Yesenia Portillo and Domonique Parkes know that an early love of reading can benefit students throughout their entire life.

That’s why these two University of Maryland students want to put the rubber on the road – or dirt path, depending on where they are – and help get young students in El Salvador to read more.

The duo founded the non-profit group Libros Sobre Ruedas (Books on Wheels) with the goal of improving educational opportunities for children in El Salvador. The idea takes the classic bookmobile idea that any grade school student in the U.S. probably remembers and transports it down to the tiny Central American nation.

“I always knew I wanted to give back to El Salvador someday,” Portillo, whose family is Salvadoran, told The Diamondback, the university’s independent student newspaper.

Portillo added that seeing her family’s own struggles with education was a major source of inspiration for this project. Her own father dropped out of school in second grade and still struggles to this day with reading and writing.

“It’s mainly because they weren’t given the resources to continue their education,” Portillo added.

Portillo and Parkes were able to raise enough money to buy an old ice cream truck that will function as their Salvadoran bookmobile and will be stacked with donated books. The mobile book collection will be available to students attending Centro Escolar Caserio Los Negros Anton el Cero, an elementary school located in Moncagua, in San Miguel department, at which one of Portillo’s relatives is the principal.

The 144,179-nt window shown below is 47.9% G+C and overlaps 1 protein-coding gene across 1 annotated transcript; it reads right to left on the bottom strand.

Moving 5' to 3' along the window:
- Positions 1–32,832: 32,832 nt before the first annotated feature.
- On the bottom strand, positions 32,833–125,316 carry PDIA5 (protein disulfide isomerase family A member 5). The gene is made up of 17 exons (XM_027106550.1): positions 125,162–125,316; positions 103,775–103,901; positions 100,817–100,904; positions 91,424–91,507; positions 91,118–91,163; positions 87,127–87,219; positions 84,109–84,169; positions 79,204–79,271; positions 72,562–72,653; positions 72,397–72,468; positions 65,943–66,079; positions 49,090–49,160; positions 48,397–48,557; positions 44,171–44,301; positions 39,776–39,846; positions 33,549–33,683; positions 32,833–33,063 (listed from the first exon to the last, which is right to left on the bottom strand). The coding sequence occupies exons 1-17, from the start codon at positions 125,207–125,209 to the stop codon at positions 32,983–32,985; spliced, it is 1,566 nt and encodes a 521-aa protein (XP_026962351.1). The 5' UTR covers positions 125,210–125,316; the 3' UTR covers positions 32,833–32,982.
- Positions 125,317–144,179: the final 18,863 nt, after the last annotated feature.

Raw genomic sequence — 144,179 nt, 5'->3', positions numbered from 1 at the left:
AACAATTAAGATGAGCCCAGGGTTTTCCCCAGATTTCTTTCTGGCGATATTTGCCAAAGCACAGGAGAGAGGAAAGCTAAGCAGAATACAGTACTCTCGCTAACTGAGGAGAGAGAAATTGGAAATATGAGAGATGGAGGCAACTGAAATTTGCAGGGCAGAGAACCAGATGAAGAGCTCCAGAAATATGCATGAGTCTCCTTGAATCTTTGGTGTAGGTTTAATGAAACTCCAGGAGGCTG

“Hopefully, after we get this started, we can get donations from different bookstores,” said Parkes, who added she wants the group to be able to send multiple copies of specific books to the mobile library.

El Salvador has a primary school enrollment rates nearly the same as those in the United States, but in secondary school they are about 30 percent lower, according to 2011 World Bank data.

Adding to this, El Salvador’s adult literacy rate is around 84 percent, compared to most countries in the world, which stand in the 90th percentile according to United Nation’s statistics.

This disparity in reading and writing keeps the members of Libros Sobre Ruedas dedicated to their converted ice cream; Portillo added that she wants to push the bookmobile movement into other parts of the Salvadoran countryside.

“Right now we’re just going to be concentrating on one town, but eventually we want to expand to other low-income towns,” Portillo said.

The Libros Sobre Ruedas pair is also hoping to keep the project going a long time.

“This is a lifelong thing for me and Yesenia,” Parkes said.

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